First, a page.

Flameseeker Chronicles: It's all Kun Shao's fault

The Xunlai Tournament House in Guild Wars was a great idea in theory. Once favor was no longer tied to PvP, it served as an excellent incentive to keep PvE only players involved in the other half of the game. All players -- whether actively participating in the tournament or not -- could make predictions on the outcomes of the monthly 1 vs. 1 and Guild vs. Guild matches. Points were distributed based on the accuracy of the predictions, then traded to Tolkano for prizes, usually Zaishen Keys.

Players responded very well to the concept, with many purchasing second, third, and even fourth accounts to snap up more Tournament Reward Points each month. The Zaishen title helped fuel the enthusiasm, and ZKeys soon rivaled Globs of Ectoplasm in value, even briefly becoming another alternate currency in game.

All good things must come to an end, though.
When it was time for prizes to be distributed, players visited Kun Shao, the Xunlai Tournament Agent in the Great Temple of Balthazar, to receive their points. Point distribution day was always chaotic in GToB, with more districts open than usual, large mobs surrounding the beleaguered Kun Shao, and local chat scrolling madly as players announced their point totals or complained that Kun Shao was overwhelmed and telling them to check back in a few minutes. The rest of the day, visitors to GToB could watch streams of players running for the portal to the Isle of the Nameless to use up their ZKeys on the Zaishen Chest, or hang out in the district buying and selling keys.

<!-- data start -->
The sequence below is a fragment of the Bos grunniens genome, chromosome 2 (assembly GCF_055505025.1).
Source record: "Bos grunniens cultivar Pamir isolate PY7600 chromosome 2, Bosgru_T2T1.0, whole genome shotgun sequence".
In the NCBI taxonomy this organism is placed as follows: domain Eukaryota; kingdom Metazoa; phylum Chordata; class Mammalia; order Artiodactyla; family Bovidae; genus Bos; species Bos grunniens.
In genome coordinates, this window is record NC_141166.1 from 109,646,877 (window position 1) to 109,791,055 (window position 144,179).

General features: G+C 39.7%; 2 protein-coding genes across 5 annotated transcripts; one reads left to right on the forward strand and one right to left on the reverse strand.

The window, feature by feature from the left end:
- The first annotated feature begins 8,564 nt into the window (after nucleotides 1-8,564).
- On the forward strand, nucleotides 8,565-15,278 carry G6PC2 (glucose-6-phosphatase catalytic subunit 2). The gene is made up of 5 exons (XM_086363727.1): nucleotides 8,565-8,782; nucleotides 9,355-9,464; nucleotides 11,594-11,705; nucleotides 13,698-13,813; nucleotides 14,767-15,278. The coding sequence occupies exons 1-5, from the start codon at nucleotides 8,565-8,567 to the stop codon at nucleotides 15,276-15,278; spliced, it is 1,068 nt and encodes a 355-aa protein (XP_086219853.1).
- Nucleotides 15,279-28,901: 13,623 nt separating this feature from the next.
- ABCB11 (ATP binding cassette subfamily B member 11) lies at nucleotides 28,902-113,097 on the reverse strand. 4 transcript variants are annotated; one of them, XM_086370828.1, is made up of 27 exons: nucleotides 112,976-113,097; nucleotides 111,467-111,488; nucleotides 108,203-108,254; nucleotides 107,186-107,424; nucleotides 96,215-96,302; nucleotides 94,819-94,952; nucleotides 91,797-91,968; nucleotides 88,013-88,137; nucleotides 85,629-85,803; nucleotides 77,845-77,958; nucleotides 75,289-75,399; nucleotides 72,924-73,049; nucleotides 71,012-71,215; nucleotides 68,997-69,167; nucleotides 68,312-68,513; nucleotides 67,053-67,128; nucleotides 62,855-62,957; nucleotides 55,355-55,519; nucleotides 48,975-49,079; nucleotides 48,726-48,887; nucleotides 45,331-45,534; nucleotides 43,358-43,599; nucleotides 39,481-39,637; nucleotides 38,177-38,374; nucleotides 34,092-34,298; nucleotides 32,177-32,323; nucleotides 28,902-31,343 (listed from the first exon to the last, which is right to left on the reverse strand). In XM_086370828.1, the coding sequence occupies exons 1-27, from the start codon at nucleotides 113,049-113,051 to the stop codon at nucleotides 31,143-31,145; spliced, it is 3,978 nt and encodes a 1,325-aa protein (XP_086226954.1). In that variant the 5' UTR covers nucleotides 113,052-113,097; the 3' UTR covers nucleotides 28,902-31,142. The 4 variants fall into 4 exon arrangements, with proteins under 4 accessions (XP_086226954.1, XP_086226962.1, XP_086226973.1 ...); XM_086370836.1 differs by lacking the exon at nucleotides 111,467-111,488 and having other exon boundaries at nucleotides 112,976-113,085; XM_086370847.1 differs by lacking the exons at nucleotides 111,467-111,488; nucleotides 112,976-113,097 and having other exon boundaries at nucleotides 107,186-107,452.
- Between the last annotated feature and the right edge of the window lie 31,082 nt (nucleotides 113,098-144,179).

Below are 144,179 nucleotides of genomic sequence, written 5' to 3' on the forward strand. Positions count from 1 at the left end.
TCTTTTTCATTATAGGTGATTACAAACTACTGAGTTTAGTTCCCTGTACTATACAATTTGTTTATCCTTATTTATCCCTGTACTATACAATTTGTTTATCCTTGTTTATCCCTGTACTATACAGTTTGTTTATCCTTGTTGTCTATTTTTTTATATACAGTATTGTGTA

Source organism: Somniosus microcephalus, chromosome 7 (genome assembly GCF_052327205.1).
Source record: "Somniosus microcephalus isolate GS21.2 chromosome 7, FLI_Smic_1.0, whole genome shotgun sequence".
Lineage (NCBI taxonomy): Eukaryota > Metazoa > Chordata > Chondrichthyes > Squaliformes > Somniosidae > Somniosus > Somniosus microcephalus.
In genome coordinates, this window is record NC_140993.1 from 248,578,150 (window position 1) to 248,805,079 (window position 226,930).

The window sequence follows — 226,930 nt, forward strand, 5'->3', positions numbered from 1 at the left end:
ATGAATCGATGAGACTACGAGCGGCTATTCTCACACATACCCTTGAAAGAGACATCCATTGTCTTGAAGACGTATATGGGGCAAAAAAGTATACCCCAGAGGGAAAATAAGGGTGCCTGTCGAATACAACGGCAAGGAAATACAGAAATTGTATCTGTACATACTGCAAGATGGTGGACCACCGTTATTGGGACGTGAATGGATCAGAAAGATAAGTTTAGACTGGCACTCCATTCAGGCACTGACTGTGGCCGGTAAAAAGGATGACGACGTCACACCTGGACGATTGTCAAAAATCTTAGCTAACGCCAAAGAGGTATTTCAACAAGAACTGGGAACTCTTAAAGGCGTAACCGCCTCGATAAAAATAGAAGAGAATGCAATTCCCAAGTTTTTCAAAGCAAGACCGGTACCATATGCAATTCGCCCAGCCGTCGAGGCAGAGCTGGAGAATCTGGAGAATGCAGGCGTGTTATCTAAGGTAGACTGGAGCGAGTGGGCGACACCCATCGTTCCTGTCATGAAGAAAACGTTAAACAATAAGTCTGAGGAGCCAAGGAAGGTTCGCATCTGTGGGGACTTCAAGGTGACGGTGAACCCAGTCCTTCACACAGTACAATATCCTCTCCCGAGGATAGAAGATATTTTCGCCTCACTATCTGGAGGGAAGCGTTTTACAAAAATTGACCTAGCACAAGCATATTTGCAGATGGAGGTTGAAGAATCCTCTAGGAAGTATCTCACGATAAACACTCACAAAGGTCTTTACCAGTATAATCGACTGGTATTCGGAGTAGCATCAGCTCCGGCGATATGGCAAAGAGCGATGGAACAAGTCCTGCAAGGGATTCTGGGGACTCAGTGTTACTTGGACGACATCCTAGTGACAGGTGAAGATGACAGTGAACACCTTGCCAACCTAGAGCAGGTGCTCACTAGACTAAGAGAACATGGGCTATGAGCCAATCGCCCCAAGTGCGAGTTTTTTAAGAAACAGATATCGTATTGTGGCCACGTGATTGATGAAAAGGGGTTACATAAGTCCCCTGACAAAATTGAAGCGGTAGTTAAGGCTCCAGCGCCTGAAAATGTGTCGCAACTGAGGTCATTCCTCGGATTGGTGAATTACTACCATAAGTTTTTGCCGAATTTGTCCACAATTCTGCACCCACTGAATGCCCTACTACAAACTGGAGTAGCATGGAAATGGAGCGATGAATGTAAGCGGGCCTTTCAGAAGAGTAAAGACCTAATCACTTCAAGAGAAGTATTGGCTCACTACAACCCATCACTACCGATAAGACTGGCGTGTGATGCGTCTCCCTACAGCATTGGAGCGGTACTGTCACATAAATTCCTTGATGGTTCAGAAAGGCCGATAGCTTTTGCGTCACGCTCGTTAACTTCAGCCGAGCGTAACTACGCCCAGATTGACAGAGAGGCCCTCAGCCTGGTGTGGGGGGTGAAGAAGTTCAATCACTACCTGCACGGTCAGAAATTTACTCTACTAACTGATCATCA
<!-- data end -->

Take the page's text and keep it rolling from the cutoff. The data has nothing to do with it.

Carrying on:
It was a hectic but fun system, but things started getting a bit glitchy after a while. Local chat on point distribution day was suddenly peppered with comments such as "Hey, I only got five points, I should have 80," and "I voted the same on both accounts and got two different point totals!" Something was getting shaky inside the Xunlai Tournament House. In June of 2009, Community Manager Regina Buenaobra informed players that tournament points would be delayed while the team did backend work on the XTH. When points were distributed a week later, there were a fair amount of mistakes in point totals here and there. As Regina explained to frustrated players, "The back end for XTH is extremely complicated. It was a system built into a game that wasn't originally built to support it. Because of this, unpredictability in the code happens. On the outside it looks like the same issue, because people don't get points. On the back end, the bugs that happen are often not the same."

So the team continued work on the XTH, and Kun Shao continued hanging out in the Great Temple of Balthazar as people hurled abuse at his head. (The GW programming team came under the gun as well, with a relatively small but noisy contingent of players screaming "OMG FAIL" and threatening to leave the game forever because their points were incorrect.)